ALBUQUERQUE — New Mexico high schools improved, but elementary schools regressed this year.

Those were two of the findings from the state's grading of its 839 public and charter schools. Gov. Susana Martinez announced the results Thursday, saying she considered the high school grades encouraging, and the elementary ratings evidence that unprepared third-graders had been passed along.

State Sen. Howie Morales, a chief critic of the Martinez administration's grading formula, said a new statistical variation accounted for the jump in high school grades.

Morales, D-Silver City, said elementary grades continue to be based almost entirely on standardized test scores and are not a good measurement of a school's overall performance.

"I celebrate all the schools that saw their grades improve, but we should remember that there also are schools with lower grades that have higher proficiency ratings for student performance. That is one of the problems with this grading model," Morales said.

Early this year, Morales got a bill through the Legislature that would have broadened the factors that figure into school grades. Martinez vetoed it, sticking instead with the formula developed by her Public Education Department. Much of it is based on standardized tests.

The number of A-rated schools more than doubled from last year, from 40 to 82. Most A schools -- 70 of them -- were high schools.

Not a single high school got an F this year, compared to six a year ago.

In all, the number of A and B schools this year exceeded the number of D and F schools.

Still, a total of 85 schools received F's, up from 64 in 2012. Schools getting a D numbered 218, down from 250.

Martinez said the greatest weaknesses in academic performance were in fourth, fifth and sixth grades. She said this was because kids who were not proficient readers in third grade had been promoted.

Martinez, for three legislative sessions, has pushed unsuccessfully for a bill that would allow mass retentions of third-graders who are not reading at grade level. A majority of the Democrat-controlled Legislature has said holding back kids en masse would lead to more dropouts, causing more harm than good.

Democratic Sen. Bill Soules, a teacher in Las Cruces, said no scientific evidence shows a correlation between retaining large blocs of kids and improving graduation rates.

State law now allows parents to overrule a school staff one time on retaining their child. After that, school staffs can force students to repeat a grade if they believe an extra year in school would help a child academically.

Martinez said her goal was not to retain kids, but to get extra help to those who need it. Even so, she said it was not compassionate to promote third-graders who are not reading at the appropriate level. She said she considered third grade a landmark, as students who are not proficient readers then will falter in higher grades.

Morales, who was in a legislative committee hearing most of Thursday, said he had not had time to pore over all the school grading data.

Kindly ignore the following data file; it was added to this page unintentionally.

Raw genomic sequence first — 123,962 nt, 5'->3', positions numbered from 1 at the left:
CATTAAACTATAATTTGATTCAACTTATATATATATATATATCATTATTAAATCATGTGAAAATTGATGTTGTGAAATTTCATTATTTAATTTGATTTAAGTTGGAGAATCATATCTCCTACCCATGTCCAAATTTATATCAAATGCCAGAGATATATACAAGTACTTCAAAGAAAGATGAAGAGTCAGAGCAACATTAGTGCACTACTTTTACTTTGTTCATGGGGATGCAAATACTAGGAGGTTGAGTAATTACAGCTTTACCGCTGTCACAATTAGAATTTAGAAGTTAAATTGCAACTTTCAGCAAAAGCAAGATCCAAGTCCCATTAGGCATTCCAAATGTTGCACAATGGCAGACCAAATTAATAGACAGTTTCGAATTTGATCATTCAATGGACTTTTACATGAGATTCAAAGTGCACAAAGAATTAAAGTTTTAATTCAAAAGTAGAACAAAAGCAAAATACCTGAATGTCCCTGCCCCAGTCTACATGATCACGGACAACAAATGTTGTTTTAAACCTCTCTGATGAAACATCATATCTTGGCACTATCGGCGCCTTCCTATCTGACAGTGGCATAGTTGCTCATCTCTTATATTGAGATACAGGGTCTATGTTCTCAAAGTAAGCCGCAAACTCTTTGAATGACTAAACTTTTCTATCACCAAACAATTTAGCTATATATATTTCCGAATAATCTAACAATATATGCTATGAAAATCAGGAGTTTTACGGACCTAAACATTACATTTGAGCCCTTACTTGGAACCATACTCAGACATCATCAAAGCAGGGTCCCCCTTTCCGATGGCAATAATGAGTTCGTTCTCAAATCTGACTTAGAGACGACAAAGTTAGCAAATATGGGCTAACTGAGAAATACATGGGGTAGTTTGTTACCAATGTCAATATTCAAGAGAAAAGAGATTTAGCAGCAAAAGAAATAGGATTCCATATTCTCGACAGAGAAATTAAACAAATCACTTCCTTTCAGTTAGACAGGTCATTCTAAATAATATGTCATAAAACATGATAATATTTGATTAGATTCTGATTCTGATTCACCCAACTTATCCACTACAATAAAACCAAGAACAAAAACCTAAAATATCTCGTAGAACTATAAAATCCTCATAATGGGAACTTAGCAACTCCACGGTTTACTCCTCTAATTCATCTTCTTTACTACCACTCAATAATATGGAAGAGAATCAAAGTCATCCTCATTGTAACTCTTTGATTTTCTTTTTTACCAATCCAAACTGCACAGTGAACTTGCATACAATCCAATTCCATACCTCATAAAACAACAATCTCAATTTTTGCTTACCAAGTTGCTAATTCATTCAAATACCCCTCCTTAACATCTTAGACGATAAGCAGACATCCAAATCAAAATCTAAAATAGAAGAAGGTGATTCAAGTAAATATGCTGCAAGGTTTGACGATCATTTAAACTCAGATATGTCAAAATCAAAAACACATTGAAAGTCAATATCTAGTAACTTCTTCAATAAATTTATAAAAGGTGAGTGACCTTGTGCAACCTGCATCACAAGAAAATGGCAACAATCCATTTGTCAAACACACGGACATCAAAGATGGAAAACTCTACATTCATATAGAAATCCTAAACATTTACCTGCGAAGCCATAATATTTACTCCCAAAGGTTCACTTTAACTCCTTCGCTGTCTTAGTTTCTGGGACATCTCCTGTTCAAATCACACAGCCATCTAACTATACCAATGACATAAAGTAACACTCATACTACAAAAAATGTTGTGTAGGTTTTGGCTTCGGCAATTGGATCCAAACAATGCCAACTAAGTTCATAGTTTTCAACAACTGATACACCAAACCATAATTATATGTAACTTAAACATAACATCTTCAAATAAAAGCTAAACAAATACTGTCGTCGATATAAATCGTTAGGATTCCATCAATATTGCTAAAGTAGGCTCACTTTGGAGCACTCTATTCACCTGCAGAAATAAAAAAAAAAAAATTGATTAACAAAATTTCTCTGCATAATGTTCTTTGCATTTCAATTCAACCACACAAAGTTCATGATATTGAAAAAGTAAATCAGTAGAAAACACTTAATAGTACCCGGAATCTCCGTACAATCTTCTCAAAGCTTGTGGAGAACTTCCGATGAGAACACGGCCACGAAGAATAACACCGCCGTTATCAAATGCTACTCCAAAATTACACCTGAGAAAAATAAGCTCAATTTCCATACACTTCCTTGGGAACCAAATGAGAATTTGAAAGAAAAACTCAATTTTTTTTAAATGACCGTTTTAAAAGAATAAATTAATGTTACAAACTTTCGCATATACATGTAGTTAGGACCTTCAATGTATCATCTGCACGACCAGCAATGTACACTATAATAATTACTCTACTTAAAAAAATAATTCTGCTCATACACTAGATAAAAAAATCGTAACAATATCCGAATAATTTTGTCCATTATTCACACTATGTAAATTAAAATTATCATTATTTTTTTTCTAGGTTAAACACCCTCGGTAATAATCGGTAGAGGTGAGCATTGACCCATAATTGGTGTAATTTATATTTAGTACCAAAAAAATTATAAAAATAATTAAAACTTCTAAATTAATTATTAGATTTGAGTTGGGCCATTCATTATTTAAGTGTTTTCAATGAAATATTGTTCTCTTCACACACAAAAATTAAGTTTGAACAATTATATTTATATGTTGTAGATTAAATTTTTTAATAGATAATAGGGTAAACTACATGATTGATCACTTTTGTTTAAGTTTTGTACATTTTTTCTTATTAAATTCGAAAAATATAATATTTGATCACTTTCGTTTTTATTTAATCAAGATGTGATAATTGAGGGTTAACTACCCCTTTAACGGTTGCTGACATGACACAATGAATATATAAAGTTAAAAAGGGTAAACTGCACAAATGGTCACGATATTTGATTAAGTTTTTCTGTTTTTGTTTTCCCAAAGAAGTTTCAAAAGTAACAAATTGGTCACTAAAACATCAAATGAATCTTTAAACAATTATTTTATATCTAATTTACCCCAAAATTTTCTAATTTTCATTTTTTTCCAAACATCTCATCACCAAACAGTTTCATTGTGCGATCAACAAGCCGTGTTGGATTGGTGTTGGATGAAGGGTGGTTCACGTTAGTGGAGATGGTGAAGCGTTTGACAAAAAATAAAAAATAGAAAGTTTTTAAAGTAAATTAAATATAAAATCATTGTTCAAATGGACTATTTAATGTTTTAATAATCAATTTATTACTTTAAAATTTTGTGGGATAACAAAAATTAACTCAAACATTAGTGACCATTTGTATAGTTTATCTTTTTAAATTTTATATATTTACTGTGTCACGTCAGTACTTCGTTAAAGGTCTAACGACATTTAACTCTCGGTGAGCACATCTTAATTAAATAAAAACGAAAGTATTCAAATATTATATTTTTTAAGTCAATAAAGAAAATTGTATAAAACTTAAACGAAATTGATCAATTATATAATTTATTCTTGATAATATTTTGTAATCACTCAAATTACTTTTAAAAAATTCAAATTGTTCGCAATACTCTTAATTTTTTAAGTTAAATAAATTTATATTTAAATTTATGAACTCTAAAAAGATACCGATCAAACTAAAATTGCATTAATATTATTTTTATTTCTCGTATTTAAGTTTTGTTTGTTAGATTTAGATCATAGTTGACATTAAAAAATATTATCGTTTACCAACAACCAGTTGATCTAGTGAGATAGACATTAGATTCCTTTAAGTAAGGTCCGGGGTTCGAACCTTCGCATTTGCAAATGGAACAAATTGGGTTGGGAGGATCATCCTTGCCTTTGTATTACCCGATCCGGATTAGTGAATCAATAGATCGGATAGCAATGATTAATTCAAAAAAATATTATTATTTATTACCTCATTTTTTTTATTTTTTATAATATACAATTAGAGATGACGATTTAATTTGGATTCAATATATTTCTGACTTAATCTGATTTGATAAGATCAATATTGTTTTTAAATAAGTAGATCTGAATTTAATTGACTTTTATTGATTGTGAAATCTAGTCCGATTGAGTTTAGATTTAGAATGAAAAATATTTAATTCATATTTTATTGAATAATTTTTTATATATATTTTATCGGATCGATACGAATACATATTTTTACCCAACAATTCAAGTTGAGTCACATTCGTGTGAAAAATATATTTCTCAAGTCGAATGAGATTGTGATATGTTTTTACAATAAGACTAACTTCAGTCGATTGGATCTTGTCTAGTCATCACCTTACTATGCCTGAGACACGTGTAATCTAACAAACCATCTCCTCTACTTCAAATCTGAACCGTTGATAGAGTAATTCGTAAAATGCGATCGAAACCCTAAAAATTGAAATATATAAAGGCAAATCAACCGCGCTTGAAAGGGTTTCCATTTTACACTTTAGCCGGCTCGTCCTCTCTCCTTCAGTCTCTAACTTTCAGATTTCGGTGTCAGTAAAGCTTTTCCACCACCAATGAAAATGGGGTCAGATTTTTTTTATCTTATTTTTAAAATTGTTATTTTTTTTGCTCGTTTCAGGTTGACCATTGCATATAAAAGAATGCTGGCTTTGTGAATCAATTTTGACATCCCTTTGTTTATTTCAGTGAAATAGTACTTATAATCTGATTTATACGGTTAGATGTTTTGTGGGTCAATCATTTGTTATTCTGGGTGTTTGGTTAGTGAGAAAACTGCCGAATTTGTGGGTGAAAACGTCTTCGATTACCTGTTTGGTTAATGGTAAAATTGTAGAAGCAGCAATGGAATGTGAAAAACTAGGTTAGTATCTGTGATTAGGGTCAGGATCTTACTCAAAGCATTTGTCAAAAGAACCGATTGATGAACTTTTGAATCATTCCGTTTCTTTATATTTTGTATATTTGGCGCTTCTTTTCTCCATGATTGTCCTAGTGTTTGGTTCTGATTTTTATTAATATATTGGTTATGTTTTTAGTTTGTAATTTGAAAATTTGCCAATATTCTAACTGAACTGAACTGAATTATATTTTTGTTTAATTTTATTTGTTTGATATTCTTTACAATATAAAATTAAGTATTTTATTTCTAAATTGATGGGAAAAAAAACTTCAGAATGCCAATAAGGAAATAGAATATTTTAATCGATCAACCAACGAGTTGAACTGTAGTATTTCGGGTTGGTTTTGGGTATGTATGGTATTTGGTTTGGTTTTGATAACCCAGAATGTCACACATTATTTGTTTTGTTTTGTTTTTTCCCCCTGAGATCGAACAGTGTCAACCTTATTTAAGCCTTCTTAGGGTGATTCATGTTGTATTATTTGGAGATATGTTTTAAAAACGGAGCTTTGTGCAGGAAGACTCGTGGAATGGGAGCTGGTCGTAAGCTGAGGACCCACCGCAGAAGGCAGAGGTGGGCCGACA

But, he said, school grades were misleading, built on a system more generous to high schools than to elementary schools.

Morales said only the performance of high school juniors accounts for a high school's grade. But this year, he said, the Public Education Department tweaked the grading system by a adding a comparison of how those being assessed did as sophomores.

Had a similar statistical snapshot been added at the elementary level, grades would have spiked there as well, he said.

Martinez said she was happy that New Mexico now grades its schools for two reasons.

One is that it allows the state to target which schools need the most help. The second factor, she said, is greater accuracy.

Schools previously were rated through the federal No Child Left Behind law. Under that system, only three of New Mexico's 839 schools would have received a passing grade this year, Martinez said. That system was rigid and inaccurate, she said.

New Mexico was one of 11 states that sought and received a waiver from the No Child Left Behind rating system.

Martinez announced school grades at the Albuquerque Institute for Mathematics and Science, a charter school for kids in grades 6 to 12. The school got an A for the second year in succession.

Albuquerque Institute for Mathematics and Science this year was rated by The Washington Post as the 47th most-challenging school in the country. Its students must be dual-enrolled in a college while completing their high school diploma.

State Sen. Daniel Ivey-Soto, D-Albuquerque, is the school's attorney. He said he liked its practice of evaluating teachers four times a year, including assessments by people from outside the school.

Martinez seized on that endorsement. She tried but failed last year to establish merit pay for top-rated teachers, an idea that critics said would be based on politics, not classroom excellence.

 

Milan Simonich is the Santa Fe bureau chief for Texas-New Mexico Newspapers. He can be reached at 505-820-6898. His blog is at nmcapitolreport.com.